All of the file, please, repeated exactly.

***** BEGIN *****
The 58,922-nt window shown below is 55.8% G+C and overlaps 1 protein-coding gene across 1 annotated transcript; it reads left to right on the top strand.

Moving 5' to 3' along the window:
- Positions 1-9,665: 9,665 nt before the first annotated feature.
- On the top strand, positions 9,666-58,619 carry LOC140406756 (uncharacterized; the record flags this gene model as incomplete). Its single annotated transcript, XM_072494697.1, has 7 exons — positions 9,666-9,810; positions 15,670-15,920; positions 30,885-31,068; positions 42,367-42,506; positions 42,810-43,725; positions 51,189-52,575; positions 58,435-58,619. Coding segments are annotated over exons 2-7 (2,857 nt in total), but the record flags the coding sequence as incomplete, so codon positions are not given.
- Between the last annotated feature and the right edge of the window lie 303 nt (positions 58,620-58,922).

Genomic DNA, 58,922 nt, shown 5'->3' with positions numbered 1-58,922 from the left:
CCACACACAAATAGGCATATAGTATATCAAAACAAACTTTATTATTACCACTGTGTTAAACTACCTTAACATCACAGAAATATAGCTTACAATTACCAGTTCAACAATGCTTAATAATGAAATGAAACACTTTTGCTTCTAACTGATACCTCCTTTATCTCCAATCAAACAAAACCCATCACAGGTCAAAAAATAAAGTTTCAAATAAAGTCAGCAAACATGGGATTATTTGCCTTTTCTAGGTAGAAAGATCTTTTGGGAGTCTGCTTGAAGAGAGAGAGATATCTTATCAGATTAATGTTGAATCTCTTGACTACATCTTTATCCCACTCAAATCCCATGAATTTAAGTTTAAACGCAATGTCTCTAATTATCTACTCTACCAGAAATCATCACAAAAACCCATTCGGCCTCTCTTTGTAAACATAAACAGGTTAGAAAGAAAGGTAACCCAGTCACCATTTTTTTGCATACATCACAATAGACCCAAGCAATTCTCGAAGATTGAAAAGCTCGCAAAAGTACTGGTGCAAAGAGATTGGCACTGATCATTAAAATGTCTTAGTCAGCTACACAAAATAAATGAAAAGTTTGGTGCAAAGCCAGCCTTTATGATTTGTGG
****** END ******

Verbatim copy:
The 58,922-nt window shown below is 55.8% G+C and overlaps 1 protein-coding gene across 1 annotated transcript; it reads left to right on the top strand.

Moving 5' to 3' along the window:
- Positions 1-9,665: 9,665 nt before the first annotated feature.
- On the top strand, positions 9,666-58,619 carry LOC140406756 (uncharacterized; the record flags this gene model as incomplete). Its single annotated transcript, XM_072494697.1, has 7 exons — positions 9,666-9,810; positions 15,670-15,920; positions 30,885-31,068; positions 42,367-42,506; positions 42,810-43,725; positions 51,189-52,575; positions 58,435-58,619. Coding segments are annotated over exons 2-7 (2,857 nt in total), but the record flags the coding sequence as incomplete, so codon positions are not given.
- Between the last annotated feature and the right edge of the window lie 303 nt (positions 58,620-58,922).

Genomic DNA, 58,922 nt, shown 5'->3' with positions numbered 1-58,922 from the left:
CCACACACAAATAGGCATATAGTATATCAAAACAAACTTTATTATTACCACTGTGTTAAACTACCTTAACATCACAGAAATATAGCTTACAATTACCAGTTCAACAATGCTTAATAATGAAATGAAACACTTTTGCTTCTAACTGATACCTCCTTTATCTCCAATCAAACAAAACCCATCACAGGTCAAAAAATAAAGTTTCAAATAAAGTCAGCAAACATGGGATTATTTGCCTTTTCTAGGTAGAAAGATCTTTTGGGAGTCTGCTTGAAGAGAGAGAGATATCTTATCAGATTAATGTTGAATCTCTTGACTACATCTTTATCCCACTCAAATCCCATGAATTTAAGTTTAAACGCAATGTCTCTAATTATCTACTCTACCAGAAATCATCACAAAAACCCATTCGGCCTCTCTTTGTAAACATAAACAGGTTAGAAAGAAAGGTAACCCAGTCACCATTTTTTTGCATACATCACAATAGACCCAAGCAATTCTCGAAGATTGAAAAGCTCGCAAAAGTACTGGTGCAAAGAGATTGGCACTGATCATTAAAATGTCTTAGTCAGCTACACAAAATAAATGAAAAGTTTGGTGCAAAGCCAGCCTTTATGATTTGTGG